A love letter to Chinatowns
Reviewing the Xi’an Famous Foods cookbook
Restaurant cookbooks are usually pretty annoying. They’re infamously not cookable, even the ones that promise they will be. Dishes made in restaurants are composed with totally different logic, where specialty ingredients can be easily acquired in bulk; it’s normal to make a lot of something at a time (I’ll never forget David Chang casually telling the reader to just freeze leftovers of the 100 steamed buns his Momofuku Cookbook recipe makes because they couldn’t reduce it down to a smaller proportion than that); and extensive mis en place (cutting up all the ingredients) isn’t an annoyance because the person doing it might not be the person actually composing the final dish. So yeah, I don’t really buy restaurant cookbooks.
But the more I read for this newsletter, the more I find that what makes a great cookbook isn’t always the cookability of the recipes but the story the book is using the recipes to tell. Xi’an Famous Foods: The Cuisine of Western China, from New York's Favorite Noodle Shop manages to make the famous New York noodle restaurant’s recipes accessible while spinning quite a tale. Xi’an Famous Foods co-owner Jason Wang and his co-writer Jessica K. Chou use a progression of recipes to tell the story of how Wang and his family found a home in the United States after immigrating here from Xi’an, the capital of the Shaanxi province in central China. Throughout the book, they peel back the layers of culinary influence that shaped the restaurant, and shaped Wang’s immigrant experience. Most poignantly, the book highlights the role of New York City’s Chinatowns (yes, there’s more than one) in supporting the Asian diaspora while also recognizing diasporic life as fundamentally separate from what might now be considered “authentic” where one came from.
You can’t get to know these recipes without getting to know Wang and his family. Each chapter represents a period in Wang’s life: childhood in Xi’an; moving to suburban Michigan; adolescence in Connecticut and Queens; opening and expanding Xi’an Famous Foods during and after Wang’s college years; and the adult life he built around the restaurant. To start this journey, you are exposed to foundational flavors, ingredients, and recipes of Xi’an like flatbread, three kinds of noodles, and the sauces and chile oil served at the restaurant. You’ll then explore the recipes the Wang family created to make do with the scant Chinese ingredients they could find in Michigan like doctored up ramen, hong shao “red braised” spare ribs, and pineapple chicken; before moving to Connecticut put them in driving distance of Flushing, Queens, NYC’s biggest Chinatown. Able to stock up on good soy sauce, black vinegar, and the right cuts of meat, they could finally get closer to the dishes they knew in Xi’an. In comparison to the all-white neighborhood where he lived in Connecticut, Wang explains,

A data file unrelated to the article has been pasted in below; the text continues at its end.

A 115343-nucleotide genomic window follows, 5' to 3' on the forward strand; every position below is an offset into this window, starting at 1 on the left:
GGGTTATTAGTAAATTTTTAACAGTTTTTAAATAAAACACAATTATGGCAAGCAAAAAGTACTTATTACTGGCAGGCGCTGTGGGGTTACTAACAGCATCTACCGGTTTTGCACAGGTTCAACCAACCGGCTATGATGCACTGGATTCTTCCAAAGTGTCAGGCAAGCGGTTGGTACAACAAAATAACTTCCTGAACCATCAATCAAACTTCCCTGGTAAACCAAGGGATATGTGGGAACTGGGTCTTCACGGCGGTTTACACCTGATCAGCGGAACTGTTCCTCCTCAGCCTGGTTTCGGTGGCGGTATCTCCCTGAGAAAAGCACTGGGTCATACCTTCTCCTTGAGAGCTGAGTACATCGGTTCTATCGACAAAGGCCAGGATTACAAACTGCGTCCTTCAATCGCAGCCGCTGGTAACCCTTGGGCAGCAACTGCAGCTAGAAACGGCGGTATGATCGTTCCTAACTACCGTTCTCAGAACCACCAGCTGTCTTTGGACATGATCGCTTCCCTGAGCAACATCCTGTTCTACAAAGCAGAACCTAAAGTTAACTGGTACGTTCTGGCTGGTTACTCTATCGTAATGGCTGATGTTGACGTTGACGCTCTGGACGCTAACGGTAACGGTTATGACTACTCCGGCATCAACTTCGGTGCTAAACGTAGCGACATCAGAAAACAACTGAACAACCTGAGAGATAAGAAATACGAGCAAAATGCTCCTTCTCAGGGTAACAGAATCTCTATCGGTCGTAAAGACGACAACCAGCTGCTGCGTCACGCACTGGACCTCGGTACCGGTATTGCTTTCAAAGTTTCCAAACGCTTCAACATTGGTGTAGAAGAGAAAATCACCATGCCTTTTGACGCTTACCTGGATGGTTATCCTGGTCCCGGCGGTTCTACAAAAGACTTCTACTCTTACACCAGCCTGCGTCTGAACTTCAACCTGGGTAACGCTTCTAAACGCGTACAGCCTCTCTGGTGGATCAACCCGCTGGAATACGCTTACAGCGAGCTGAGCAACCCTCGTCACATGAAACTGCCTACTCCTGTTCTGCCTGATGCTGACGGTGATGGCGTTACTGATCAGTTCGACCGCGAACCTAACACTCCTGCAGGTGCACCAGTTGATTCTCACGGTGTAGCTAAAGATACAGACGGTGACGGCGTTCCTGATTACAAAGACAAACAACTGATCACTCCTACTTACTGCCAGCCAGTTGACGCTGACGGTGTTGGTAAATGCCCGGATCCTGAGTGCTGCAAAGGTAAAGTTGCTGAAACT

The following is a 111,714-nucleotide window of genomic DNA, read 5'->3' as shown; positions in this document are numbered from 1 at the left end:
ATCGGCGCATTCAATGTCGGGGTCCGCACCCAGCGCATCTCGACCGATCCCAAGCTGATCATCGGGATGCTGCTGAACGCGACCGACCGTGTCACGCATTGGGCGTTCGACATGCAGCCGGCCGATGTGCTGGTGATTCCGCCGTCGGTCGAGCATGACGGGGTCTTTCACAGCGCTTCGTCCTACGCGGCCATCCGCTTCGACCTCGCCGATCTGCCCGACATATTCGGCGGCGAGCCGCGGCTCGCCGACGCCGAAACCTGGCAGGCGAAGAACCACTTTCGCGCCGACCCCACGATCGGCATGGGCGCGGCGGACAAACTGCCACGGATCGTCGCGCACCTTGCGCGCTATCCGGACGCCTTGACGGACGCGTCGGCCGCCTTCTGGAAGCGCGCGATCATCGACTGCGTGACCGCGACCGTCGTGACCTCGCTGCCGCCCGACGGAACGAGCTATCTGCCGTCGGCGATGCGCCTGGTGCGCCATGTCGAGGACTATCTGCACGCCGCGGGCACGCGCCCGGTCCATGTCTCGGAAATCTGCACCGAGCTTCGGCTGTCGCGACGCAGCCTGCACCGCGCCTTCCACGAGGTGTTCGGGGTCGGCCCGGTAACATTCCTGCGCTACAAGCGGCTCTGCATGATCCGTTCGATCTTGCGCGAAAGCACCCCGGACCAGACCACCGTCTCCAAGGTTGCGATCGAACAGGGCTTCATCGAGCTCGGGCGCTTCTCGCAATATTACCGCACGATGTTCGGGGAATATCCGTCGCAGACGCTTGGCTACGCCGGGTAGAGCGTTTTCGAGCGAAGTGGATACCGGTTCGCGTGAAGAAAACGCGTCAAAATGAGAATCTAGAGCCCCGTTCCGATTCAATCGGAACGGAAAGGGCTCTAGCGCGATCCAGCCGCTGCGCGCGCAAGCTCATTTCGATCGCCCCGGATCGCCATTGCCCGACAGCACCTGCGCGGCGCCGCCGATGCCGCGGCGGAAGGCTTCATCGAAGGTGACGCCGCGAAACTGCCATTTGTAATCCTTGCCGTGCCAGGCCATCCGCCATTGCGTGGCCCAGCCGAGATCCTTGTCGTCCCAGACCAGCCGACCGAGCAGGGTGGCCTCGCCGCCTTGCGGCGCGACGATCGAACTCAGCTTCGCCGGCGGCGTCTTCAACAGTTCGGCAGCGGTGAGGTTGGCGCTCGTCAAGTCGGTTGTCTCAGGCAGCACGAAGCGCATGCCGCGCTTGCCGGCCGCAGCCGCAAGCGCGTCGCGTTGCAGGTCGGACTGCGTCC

“Flushing was a reminder that there were other people out there like me...When I walked the streets, I blended in. I was normal. The neighborhood was also a promise that certain aspects of my life would gradually become accepted, that I wouldn’t always be made fun of for being different. It was an oasis, a sense of belonging.”